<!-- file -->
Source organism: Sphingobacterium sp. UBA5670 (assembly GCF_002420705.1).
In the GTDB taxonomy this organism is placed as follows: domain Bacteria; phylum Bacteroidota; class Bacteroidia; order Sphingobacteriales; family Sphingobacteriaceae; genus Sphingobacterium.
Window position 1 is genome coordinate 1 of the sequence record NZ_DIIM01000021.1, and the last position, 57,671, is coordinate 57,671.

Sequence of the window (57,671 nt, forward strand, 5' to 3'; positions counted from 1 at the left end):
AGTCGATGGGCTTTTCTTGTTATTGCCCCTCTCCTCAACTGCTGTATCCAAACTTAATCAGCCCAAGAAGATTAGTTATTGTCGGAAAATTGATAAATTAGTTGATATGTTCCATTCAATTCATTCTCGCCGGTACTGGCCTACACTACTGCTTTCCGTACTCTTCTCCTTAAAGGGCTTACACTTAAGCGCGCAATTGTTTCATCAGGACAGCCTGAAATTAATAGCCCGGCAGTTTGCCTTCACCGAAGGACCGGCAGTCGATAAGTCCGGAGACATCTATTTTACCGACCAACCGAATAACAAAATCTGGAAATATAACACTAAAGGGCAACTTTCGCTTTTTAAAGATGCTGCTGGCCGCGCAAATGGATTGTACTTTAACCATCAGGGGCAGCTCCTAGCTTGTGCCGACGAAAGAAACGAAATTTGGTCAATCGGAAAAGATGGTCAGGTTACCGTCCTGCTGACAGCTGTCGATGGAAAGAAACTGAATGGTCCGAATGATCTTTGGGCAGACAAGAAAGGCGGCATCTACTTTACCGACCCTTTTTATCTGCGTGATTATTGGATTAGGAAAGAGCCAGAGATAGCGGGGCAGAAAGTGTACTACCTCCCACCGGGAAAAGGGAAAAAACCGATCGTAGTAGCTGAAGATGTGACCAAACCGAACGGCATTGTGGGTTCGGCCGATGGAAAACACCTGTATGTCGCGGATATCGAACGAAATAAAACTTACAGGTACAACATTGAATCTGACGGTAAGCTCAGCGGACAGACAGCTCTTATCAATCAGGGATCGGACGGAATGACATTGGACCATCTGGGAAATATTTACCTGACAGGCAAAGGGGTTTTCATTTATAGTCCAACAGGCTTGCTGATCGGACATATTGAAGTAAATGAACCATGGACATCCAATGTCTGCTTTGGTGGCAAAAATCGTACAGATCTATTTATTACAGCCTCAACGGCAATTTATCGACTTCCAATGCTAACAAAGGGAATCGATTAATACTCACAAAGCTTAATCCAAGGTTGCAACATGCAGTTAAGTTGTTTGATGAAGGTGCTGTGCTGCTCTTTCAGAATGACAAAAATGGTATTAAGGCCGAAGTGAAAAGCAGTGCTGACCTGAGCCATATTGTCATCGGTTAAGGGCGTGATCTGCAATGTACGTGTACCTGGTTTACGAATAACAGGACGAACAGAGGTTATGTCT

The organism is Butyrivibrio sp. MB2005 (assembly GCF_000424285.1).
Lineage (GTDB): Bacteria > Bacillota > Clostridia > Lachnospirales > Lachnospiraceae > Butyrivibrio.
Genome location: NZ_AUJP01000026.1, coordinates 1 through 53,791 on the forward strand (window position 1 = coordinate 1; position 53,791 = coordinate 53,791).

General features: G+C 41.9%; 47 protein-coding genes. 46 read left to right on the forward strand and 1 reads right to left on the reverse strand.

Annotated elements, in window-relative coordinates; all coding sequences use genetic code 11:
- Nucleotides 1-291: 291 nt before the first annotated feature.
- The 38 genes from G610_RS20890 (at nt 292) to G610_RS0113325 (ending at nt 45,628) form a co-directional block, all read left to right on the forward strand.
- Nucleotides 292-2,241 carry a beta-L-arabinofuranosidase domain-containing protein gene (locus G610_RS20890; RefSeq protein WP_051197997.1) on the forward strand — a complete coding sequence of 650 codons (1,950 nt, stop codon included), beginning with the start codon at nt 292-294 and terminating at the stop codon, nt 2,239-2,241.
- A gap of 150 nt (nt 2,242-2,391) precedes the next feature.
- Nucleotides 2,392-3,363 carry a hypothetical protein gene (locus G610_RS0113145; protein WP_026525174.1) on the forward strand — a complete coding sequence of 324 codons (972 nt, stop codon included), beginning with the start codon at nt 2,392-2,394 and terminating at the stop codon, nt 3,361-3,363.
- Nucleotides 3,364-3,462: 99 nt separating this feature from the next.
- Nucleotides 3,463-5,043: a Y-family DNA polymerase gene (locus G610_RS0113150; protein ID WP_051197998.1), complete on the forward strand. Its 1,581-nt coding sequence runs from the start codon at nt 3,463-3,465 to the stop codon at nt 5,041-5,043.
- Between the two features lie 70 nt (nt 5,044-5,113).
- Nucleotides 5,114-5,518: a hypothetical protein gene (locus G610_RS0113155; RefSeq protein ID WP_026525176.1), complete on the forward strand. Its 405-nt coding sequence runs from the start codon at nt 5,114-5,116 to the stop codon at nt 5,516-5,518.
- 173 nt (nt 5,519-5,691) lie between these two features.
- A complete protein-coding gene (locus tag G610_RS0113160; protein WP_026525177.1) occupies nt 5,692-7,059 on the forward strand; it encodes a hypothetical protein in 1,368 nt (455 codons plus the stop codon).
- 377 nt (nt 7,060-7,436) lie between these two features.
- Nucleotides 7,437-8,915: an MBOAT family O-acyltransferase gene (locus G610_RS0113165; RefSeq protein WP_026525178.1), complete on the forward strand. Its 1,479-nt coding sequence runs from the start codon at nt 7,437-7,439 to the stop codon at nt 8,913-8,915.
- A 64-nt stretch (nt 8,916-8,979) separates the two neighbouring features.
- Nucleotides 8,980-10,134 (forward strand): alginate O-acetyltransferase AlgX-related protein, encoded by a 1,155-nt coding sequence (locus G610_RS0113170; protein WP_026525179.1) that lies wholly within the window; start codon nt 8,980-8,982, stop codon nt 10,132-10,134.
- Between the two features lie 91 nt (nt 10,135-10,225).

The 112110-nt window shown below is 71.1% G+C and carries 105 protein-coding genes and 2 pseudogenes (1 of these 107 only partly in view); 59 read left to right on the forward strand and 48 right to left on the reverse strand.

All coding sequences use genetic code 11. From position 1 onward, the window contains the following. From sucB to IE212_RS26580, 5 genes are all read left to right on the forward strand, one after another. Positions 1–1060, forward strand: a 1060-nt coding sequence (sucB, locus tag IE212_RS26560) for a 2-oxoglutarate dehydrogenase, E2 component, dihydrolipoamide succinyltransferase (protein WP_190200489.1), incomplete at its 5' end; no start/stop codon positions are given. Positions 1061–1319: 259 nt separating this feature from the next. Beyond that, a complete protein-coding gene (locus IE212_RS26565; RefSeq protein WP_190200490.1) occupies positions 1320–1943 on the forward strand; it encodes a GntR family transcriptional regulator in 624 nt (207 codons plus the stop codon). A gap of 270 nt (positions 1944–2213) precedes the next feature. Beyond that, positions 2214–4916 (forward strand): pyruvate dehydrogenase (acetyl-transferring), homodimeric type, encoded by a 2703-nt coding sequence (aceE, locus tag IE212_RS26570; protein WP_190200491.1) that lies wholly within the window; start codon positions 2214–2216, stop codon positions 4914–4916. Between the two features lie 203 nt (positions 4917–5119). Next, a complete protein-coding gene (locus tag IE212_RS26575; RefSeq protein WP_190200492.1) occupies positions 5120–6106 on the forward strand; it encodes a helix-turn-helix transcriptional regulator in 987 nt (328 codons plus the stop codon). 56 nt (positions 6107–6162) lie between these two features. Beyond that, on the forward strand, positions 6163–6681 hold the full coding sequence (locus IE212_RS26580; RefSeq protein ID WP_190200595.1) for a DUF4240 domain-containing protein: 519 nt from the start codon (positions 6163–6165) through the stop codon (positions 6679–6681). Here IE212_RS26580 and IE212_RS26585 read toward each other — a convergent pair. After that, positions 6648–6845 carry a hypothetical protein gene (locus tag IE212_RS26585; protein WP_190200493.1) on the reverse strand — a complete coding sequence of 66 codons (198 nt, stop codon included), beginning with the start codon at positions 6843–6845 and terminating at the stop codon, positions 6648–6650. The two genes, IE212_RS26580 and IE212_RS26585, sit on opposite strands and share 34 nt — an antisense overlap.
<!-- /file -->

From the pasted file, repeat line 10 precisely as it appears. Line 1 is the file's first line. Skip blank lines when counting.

Annotated elements, in window-relative coordinates; all coding sequences use genetic code 11: